At the forum last Thursday members of the public were asked to show their pre-existing conditions to make a statement on the importance of insurance coverage.
The Pickens Democrats and Appalachian Indivisible health care forum drew a surprising crowd of more than 60 people to Chattahoochee Tech considering Thursday was a rainy night during summer vacation.
More surprising was the number and depth of the questions. The audience wanted to talk minutiae of national health care with the panel of three health care speakers and one congressional candidate.
Marie Head from Appalachian Indivisible said the turnout shows the topic is universal; it’s an issue that people want to learn about and need to talk about, she said.
“I am surprised by the turnout,” she said. “We knew we’d get our members out, but we got a lot more.”
John Frech, a retired business executive who researches health care options and pens occasional pieces for the Progress, opened by saying that debate of different plans and coverage is a smokescreen that misses the real point – health care in America is too inefficient and expensive.
A comparison from around the world shows that, as a percentage of Gross Domestic Product, the United States spends twice as much as the next highest country for health care that is no better here and in some cases worse.
He used an example that it would be like two car dealerships on the same road each selling the same model, but one charges twice as much and has no explanation to give customers.
There is a misconception, Frech said, that all other countries have socialized medicine or use the same system, but that is far from true. The other countries do have two things in common: they all have universal coverage and they are all less expensive than the U.S.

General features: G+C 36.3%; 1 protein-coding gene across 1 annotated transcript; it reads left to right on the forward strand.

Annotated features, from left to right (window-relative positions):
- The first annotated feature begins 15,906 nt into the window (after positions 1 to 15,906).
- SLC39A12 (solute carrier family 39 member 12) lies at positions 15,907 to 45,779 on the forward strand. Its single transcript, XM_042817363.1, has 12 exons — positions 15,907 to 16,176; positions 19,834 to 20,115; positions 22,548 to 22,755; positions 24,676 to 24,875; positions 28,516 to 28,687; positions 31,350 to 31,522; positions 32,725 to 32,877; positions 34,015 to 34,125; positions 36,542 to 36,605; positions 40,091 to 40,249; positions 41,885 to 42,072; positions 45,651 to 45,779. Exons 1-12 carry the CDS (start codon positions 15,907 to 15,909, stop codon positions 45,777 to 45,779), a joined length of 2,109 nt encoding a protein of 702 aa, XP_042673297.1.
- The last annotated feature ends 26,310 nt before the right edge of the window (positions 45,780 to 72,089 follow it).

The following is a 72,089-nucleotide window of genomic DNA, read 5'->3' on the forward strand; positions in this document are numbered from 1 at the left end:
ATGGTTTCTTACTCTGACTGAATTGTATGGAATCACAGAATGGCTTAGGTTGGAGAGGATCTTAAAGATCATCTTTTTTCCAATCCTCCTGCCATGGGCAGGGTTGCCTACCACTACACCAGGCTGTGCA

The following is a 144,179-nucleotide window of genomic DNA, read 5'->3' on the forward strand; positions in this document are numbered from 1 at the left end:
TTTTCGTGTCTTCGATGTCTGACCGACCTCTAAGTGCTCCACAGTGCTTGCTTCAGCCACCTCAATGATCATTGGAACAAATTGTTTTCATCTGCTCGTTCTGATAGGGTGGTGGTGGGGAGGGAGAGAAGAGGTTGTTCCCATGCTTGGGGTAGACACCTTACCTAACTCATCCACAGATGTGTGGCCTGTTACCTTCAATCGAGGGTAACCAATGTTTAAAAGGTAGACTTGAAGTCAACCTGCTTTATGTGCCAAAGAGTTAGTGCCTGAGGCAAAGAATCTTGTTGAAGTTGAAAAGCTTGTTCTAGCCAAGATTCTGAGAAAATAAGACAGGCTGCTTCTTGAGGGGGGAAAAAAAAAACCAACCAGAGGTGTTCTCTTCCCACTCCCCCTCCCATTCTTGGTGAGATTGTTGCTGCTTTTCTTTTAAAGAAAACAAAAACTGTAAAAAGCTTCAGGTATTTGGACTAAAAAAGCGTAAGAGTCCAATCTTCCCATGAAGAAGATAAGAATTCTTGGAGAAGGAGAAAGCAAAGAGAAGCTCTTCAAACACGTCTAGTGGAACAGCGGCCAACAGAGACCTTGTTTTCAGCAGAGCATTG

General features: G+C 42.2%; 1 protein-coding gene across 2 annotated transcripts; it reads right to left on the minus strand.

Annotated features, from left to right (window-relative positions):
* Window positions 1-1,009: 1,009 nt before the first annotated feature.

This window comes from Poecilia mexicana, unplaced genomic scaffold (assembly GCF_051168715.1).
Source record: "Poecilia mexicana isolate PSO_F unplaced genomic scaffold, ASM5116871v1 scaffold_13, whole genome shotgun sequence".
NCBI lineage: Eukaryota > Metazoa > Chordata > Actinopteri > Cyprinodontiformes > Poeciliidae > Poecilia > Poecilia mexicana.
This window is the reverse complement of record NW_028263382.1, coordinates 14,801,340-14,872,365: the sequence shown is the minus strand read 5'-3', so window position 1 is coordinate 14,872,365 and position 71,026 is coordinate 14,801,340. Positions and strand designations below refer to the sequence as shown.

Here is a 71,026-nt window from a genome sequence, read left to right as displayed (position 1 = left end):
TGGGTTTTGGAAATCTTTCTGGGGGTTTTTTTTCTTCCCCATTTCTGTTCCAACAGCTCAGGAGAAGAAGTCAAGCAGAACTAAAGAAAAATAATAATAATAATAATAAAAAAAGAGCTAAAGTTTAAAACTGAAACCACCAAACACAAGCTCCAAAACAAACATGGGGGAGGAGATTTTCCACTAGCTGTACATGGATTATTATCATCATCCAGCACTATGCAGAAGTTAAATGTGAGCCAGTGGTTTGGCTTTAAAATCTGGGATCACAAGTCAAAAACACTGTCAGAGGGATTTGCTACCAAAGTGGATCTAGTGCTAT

He also cited examples of how the United States has an unbelievably fragmented health care system in the country, particularly in terms of cost. For example, he said insurance premiums in the Seattle area have dropped under the ACA while they have gone up in Nashville. Medicaid spends considerably less per capita in Minnesota than Texas with no obvious cause of the discrepancy.
Frech cited several keys to the high costs here, including marketing by pharmaceutical companies; that 20 percent of the people who work in the medical field never come into contact with any patient and the lack of wellness programs and poor lifestyle habits.
From the audience several people chimed in on the salaries of top national insurance company CEOs.
All national plans here will be doomed to fail until the waste is cut from the system, he said.
Frech was followed by Laura Harker of the Ga. Budget and Policy Institute who said the media coverage of the possible change to Trumpcare from Obamacare has missed one important aspect, the massive impact of cuts to Medicaid. She said two million Georgians see doctors thanks to Medicaid. Furthermore, Medicaid has proven itself to be an effective means of budgeting and making payments in a timely manner compared to private insurance.
She said there is a false belief that healthy American adults abuse Medicaid. In reality, mostly children with some disabled adults are served. Only adults making $7,000 a year or less can qualify and it is still restrictive.
She said cuts to Medicaid could have serious consequences for local nursing homes, all of whom have patients that rely on Medicaid for their stays.
Following her was Laura Colbert of Georgians for a Healthy Future. Colbert also wanted to stress the importance of Medicaid in this state. She said that in recent years, Georgia has moved closer than ever before to seeing that all children have some kind of insurance. Currently about 5 percent of Georgia children (about 200,000) still lack insurance, though numerous program abound, but this is the lowest figure ever.
The evening also featured Josh McCall who is running as a Democrat for 9th District next year. Incumbent Congressman Tom Graves’ office [14th District] sent word he could not attend. Congressman Doug Collins’ office[9th District] did not respond to invitations.
McCall gave a fiery speech, with plenty of jabs at the incumbent, drawing applause for saying his healthcare platform would be one big pool for all Americans that would be simple, straightforward and cheaper.
The meeting adjourned after a lengthy question and answer session.